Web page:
Early Dallas railroading is depicted in this exceptional image of the Missouri-Kansas-Texas Railroad roundhouse. In this turn-of-the-century view, “Katy” steam locomotives await their assignments on tracks just beyond the turntable. Notations on the back of the photograph by roundhouse worker Frank Turner reveal priceless information about working for the railroad and living in early Dallas during the Trinity River flood. “Day Crew of Katy ‘Fire Knockers,’ January 21, 1908. MKT RR Roundhouse at Dallas. I am on left in picture. We got $1.60 for 10 hour day. On May 22 to 25th, 1908 the big flood came and there [were] 4 engines standing here and only the top of smoke stacks were above water."
Photo courtesy of Katy Railroad Historical Society
The increase in rail service and the attendant growth of Dallas’ central business district was not without problems. By the early 1900s, the city found itself in daily conflict with the very source of its prosperity. Rail lines crisscrossed the downtown area, with passenger and freight stations scattered throughout. These crowded and confusing conditions were suffocating Dallas. The solution came in 1911 when the Kessler Plan was unveiled. This master plan for Dallas included a detailed proposal for building a “belt” rail line around Dallas to be used by the railroads currently serving the central business district. Along this line on the western edge of town would be a new “union” station, a consolidation of seven railroads and five passenger depots. The city quickly adopted nearly every aspect of the plan.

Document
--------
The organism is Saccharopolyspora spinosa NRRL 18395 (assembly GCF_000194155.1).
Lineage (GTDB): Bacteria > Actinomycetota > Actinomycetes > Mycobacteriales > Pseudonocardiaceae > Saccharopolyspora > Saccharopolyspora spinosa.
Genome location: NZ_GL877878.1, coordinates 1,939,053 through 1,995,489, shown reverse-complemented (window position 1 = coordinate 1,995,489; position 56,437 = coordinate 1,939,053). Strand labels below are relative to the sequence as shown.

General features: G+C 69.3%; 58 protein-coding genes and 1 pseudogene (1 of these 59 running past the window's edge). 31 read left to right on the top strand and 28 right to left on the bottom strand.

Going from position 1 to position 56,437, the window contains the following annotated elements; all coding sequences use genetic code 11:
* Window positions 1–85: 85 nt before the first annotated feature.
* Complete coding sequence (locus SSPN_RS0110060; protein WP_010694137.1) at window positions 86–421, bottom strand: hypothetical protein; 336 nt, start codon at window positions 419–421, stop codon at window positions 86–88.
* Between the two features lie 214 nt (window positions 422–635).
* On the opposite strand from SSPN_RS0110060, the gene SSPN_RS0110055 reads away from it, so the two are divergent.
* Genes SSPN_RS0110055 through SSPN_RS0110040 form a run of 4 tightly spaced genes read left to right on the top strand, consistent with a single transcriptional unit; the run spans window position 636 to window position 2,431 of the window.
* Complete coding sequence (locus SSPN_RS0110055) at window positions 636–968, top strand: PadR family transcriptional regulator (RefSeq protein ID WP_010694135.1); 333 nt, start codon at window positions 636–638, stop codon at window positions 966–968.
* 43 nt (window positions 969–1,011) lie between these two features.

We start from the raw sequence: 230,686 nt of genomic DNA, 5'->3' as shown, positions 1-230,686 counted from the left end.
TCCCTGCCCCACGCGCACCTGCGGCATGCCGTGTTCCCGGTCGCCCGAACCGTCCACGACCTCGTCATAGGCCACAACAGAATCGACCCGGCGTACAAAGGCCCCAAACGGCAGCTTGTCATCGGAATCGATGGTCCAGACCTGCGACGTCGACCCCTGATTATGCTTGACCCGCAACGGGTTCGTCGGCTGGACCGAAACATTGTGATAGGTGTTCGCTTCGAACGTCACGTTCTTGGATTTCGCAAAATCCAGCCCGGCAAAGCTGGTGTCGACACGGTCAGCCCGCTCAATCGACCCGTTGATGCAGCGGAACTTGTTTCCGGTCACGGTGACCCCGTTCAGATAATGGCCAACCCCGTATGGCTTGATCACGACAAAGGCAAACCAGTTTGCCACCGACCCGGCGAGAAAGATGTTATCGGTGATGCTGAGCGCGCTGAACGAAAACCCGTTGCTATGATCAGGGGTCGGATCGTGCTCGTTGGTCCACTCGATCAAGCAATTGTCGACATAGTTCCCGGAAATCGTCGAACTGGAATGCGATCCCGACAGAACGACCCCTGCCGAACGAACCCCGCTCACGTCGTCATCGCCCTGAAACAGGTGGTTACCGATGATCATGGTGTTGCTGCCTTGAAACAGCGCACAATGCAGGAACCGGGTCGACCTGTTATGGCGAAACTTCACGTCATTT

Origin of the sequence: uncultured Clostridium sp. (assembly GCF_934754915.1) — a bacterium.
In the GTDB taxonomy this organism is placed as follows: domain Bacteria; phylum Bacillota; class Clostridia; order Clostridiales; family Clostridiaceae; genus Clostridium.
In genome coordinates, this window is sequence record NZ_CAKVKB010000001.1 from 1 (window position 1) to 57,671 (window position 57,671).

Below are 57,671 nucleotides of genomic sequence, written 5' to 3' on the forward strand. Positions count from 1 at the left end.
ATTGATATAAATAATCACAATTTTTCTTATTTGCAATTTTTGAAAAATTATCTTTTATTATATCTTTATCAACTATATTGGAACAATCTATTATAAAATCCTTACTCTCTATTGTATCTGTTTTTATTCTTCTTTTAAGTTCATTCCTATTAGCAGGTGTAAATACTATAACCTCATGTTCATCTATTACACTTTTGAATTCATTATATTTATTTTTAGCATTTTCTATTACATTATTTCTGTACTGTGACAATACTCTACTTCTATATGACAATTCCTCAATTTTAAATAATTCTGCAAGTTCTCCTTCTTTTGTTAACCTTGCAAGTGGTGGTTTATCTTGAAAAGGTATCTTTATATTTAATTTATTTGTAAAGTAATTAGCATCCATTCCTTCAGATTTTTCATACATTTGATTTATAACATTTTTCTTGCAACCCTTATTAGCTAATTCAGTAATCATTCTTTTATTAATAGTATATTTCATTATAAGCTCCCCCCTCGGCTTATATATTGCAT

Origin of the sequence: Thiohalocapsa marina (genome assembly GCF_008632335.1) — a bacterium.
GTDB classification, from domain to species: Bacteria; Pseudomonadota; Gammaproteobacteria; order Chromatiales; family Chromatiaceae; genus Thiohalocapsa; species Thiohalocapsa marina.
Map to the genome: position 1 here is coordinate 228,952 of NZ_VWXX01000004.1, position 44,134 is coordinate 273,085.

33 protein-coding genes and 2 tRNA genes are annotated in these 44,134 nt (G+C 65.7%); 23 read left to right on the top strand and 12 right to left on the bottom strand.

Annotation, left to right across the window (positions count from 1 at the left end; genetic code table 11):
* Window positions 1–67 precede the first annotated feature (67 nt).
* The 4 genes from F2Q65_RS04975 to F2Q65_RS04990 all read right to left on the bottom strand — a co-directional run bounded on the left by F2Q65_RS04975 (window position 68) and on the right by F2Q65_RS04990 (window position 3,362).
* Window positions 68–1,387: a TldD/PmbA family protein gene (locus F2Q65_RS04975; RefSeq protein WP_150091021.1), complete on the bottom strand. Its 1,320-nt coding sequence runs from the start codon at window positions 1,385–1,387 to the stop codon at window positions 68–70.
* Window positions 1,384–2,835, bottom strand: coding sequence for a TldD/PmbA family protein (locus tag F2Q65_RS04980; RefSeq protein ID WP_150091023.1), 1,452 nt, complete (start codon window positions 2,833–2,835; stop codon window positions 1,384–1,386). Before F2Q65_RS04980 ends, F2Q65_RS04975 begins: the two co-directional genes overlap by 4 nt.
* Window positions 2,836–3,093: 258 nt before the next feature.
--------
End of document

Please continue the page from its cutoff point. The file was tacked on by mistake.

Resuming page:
By October 1916, the Dallas Union Terminal Company opened its doors with its magnificent renaissance style station, the largest of its kind in the Southwest. Dallas was finally free to move about without interference from trains, while the railroads were able to serve the city from its perimeter via the new belt line. Union Terminal would see nearly 80 arrivals and departures a day during its peak years of the late 1920s. This marked the Golden Era of rail travel, when passengers to and from Dallas could enjoy a restful night's sleep in plush Pullman cars and dine on sumptuous meals in dining cars aboard long distance trains serving Union Station.
Burlington "Zephyrs" arrive & depart Dallas Union Terminal ca. 1950
R. S. Plummer, Burt C. Blanton Collection